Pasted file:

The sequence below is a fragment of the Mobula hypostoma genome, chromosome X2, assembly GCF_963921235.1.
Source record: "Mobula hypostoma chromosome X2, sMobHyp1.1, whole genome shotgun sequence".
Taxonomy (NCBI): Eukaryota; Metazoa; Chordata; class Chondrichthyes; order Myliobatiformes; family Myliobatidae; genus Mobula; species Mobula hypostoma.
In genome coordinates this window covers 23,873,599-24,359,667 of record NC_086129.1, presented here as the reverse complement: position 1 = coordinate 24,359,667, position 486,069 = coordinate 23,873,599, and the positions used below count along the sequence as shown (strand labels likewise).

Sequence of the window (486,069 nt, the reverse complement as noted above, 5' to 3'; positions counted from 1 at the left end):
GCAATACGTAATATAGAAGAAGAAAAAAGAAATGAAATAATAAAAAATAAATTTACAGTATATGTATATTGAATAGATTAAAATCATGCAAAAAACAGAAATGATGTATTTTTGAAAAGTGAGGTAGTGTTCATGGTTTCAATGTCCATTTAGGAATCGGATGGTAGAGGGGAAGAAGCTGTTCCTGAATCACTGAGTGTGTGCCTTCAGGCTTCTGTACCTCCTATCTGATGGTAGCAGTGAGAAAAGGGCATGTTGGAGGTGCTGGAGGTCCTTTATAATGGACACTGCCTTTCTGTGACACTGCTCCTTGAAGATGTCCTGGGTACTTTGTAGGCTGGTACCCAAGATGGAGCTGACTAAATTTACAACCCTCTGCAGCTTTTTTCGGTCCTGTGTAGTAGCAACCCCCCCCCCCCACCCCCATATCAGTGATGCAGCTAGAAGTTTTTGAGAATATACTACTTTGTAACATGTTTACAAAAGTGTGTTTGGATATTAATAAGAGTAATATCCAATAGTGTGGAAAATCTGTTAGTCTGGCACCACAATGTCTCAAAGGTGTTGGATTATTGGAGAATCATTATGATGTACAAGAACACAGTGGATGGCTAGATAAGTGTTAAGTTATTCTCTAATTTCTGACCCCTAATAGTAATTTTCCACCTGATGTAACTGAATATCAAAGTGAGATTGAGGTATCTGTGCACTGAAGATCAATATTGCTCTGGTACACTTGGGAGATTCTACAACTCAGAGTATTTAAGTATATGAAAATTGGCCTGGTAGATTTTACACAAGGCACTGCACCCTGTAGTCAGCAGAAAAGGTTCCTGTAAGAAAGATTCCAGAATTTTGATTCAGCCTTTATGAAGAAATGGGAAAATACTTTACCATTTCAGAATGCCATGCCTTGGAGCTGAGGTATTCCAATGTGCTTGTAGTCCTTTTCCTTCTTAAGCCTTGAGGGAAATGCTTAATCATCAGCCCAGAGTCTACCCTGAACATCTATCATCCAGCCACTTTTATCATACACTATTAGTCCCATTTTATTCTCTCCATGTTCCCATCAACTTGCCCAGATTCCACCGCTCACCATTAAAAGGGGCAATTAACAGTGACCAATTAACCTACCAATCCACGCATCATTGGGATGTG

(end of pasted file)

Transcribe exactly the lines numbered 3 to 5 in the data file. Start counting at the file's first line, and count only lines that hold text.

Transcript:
Taxonomy (NCBI): Eukaryota; Metazoa; Chordata; class Chondrichthyes; order Myliobatiformes; family Myliobatidae; genus Mobula; species Mobula hypostoma.
In genome coordinates this window covers 23,873,599-24,359,667 of record NC_086129.1, presented here as the reverse complement: position 1 = coordinate 24,359,667, position 486,069 = coordinate 23,873,599, and the positions used below count along the sequence as shown (strand labels likewise).

Sequence of the window (486,069 nt, the reverse complement as noted above, 5' to 3'; positions counted from 1 at the left end):